child pov by neighbor 2008-12With recent Census data indicating that 54 percent of children in the City of Cleveland live in poverty,  the Cleveland Plain Dealer asked Dr. Claudia Coulton, Co-Director of the Center on Urban Poverty and Community Development, about the relationship between poverty and health for “More than half of Cleveland kids live in poverty, and it’s making them sick” on September 30, 2014.

“Poverty is stressful both for the parents and the children, because of the uncertainty of life, and basic life needs that face families on a very tight income,” said Dr. Coulton who believes it’s very clear that stress is the mechanism linking poverty with poor health. Compounding the problem, the longer the stress lasts the more adversely it effects the health of the child. “Long-term poverty, particularly that starts in childhood, is a big factor in differences in health outcomes, even on into adulthood.”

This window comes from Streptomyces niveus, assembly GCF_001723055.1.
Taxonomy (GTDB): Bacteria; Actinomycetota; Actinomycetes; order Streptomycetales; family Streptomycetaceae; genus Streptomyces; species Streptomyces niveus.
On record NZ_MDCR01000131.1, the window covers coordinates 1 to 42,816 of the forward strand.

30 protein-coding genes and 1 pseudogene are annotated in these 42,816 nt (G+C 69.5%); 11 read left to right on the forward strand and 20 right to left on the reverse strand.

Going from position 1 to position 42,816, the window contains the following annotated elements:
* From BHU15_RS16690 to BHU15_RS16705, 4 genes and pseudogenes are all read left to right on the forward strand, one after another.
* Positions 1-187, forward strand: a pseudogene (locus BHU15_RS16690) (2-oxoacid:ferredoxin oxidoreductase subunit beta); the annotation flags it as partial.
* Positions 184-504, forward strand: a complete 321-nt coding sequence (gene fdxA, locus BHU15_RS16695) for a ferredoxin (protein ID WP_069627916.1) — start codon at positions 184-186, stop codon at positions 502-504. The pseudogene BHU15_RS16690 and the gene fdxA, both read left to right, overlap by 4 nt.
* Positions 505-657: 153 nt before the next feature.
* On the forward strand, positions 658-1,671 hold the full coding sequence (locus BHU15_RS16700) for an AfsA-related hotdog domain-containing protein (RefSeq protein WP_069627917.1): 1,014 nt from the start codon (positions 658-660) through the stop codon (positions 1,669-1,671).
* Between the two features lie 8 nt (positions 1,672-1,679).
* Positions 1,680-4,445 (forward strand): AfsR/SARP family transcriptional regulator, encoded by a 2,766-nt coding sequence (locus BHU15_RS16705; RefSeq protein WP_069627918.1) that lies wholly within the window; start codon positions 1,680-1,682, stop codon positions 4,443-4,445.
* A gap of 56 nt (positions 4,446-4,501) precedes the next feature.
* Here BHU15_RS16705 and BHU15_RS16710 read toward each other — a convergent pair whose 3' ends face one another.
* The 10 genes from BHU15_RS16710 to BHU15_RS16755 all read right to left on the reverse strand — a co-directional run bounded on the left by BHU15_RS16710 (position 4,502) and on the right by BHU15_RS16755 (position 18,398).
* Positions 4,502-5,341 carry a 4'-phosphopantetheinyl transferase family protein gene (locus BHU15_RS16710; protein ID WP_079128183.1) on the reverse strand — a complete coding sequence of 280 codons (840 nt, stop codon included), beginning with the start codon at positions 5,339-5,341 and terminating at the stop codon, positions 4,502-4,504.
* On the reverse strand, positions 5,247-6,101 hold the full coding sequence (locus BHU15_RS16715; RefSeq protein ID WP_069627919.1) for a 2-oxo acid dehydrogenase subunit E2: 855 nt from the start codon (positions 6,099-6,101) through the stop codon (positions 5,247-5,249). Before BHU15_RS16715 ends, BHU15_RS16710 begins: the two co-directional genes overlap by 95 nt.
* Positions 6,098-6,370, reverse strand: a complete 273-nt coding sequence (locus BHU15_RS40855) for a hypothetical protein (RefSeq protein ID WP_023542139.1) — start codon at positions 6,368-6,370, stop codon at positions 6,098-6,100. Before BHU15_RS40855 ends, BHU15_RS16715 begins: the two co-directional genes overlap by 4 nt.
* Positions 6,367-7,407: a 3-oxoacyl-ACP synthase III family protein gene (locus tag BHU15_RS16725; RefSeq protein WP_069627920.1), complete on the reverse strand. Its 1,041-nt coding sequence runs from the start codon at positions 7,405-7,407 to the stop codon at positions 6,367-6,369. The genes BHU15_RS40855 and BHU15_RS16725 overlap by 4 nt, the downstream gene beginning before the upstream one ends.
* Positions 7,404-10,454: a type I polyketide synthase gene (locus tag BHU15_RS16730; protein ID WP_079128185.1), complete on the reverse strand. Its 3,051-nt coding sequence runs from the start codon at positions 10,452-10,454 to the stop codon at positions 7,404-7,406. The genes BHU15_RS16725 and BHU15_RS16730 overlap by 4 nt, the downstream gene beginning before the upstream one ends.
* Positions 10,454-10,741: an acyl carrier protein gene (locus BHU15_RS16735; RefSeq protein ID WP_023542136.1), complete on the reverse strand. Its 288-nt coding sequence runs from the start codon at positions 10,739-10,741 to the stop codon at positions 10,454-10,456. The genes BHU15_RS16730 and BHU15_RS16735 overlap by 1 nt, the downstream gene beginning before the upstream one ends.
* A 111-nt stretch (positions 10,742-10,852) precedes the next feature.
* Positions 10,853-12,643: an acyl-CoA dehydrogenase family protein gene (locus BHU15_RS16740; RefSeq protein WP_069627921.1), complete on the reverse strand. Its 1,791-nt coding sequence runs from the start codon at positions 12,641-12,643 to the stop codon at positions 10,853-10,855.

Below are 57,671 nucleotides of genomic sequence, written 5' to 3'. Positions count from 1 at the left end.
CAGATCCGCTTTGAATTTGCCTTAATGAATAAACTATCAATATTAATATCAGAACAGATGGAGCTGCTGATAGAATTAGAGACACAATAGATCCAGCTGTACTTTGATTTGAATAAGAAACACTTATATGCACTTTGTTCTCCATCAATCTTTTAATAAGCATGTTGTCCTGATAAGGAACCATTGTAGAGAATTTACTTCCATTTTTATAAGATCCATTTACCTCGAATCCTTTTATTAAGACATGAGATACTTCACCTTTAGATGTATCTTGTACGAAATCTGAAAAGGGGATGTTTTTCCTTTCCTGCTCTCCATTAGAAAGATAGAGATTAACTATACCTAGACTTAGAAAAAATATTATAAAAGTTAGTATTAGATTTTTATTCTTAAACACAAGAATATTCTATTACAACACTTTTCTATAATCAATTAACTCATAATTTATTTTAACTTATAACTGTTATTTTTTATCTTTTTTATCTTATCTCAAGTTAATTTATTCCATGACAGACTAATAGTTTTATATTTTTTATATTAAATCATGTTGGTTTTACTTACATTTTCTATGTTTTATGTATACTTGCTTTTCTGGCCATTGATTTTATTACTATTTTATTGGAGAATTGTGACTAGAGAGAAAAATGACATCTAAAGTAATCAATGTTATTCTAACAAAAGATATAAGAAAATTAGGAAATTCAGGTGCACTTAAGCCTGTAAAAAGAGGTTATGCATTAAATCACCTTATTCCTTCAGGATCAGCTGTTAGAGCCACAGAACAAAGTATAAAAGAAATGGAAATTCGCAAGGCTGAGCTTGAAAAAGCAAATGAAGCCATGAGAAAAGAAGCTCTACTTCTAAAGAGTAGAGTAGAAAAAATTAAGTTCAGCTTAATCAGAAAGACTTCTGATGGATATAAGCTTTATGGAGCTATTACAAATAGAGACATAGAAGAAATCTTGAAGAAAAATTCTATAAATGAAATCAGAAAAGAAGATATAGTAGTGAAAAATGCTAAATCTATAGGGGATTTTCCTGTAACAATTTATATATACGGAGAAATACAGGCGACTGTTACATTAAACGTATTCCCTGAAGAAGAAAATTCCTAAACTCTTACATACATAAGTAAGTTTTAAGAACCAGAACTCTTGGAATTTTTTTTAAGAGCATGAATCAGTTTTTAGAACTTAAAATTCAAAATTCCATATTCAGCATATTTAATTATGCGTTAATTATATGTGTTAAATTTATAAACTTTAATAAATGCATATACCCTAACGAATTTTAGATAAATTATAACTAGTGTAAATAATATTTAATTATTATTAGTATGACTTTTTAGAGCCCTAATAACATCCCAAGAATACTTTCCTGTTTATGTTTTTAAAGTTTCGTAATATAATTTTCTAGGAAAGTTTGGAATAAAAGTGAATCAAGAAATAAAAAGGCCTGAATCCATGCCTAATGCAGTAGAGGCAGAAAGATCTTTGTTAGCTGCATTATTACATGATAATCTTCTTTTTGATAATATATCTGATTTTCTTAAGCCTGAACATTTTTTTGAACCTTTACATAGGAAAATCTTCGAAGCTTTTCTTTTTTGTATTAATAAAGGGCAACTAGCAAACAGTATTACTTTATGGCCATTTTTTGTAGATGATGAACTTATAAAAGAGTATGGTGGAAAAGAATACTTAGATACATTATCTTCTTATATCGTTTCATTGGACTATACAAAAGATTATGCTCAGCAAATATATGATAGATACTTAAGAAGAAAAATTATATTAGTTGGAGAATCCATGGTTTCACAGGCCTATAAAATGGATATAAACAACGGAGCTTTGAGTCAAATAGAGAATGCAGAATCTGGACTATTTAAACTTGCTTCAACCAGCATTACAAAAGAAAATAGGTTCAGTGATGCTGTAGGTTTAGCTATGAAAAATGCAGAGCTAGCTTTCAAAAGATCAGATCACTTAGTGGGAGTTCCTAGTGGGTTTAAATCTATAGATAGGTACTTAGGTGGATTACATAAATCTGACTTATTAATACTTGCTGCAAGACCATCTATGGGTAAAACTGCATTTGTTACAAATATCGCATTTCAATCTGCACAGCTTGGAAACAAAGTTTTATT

While Cleveland has one of the highest poverty rates for children in the country, Coulton believes “Cleveland is really out ahead of the nation” on building a coalition to increase prekindergarten enrollment. Studies have shown high quality Pre-K and childcare can greatly helps low-income children be prepared for school. PRE4CLE, a partnership begun earlier this year, plans to double the number of Cleveland children in preschool.  The Poverty Center is a technical consultant to the Cleveland Pre-K Task Force.

Dr. Coulton and the Poverty Center have been studying poverty in the region, its affects on children, and the benefits of prekindergarten for decades. The above map is from a recent Poverty Center report on child poverty. See also:

Share The Story